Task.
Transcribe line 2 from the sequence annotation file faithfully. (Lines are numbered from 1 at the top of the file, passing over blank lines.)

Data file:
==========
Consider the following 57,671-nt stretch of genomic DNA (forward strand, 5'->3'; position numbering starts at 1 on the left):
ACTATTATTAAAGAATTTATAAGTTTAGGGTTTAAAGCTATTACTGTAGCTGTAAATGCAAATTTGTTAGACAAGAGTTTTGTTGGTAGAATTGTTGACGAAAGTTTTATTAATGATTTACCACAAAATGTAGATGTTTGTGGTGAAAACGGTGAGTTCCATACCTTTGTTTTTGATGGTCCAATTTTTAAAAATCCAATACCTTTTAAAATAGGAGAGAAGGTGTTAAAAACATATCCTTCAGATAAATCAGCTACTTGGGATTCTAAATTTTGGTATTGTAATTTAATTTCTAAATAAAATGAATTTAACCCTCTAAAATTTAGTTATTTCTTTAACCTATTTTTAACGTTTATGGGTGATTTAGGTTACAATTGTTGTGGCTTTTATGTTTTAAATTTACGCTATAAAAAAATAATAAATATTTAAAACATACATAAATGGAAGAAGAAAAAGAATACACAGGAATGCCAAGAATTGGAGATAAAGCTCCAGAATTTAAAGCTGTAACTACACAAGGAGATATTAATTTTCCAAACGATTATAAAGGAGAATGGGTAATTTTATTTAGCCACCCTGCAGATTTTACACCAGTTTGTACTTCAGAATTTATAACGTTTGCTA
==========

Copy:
ACTATTATTAAAGAATTTATAAGTTTAGGGTTTAAAGCTATTACTGTAGCTGTAAATGCAAATTTGTTAGACAAGAGTTTTGTTGGTAGAATTGTTGACGAAAGTTTTATTAATGATTTACCACAAAATGTAGATGTTTGTGGTGAAAACGGTGAGTTCCATACCTTTGTTTTTGATGGTCCAATTTTTAAAAATCCAATACCTTTTAAAATAGGAGAGAAGGTGTTAAAAACATATCCTTCAGATAAATCAGCTACTTGGGATTCTAAATTTTGGTATTGTAATTTAATTTCTAAATAAAATGAATTTAACCCTCTAAAATTTAGTTATTTCTTTAACCTATTTTTAACGTTTATGGGTGATTTAGGTTACAATTGTTGTGGCTTTTATGTTTTAAATTTACGCTATAAAAAAATAATAAATATTTAAAACATACATAAATGGAAGAAGAAAAAGAATACACAGGAATGCCAAGAATTGGAGATAAAGCTCCAGAATTTAAAGCTGTAACTACACAAGGAGATATTAATTTTCCAAACGATTATAAAGGAGAATGGGTAATTTTATTTAGCCACCCTGCAGATTTTACACCAGTTTGTACTTCAGAATTTATAACGTTTGCTA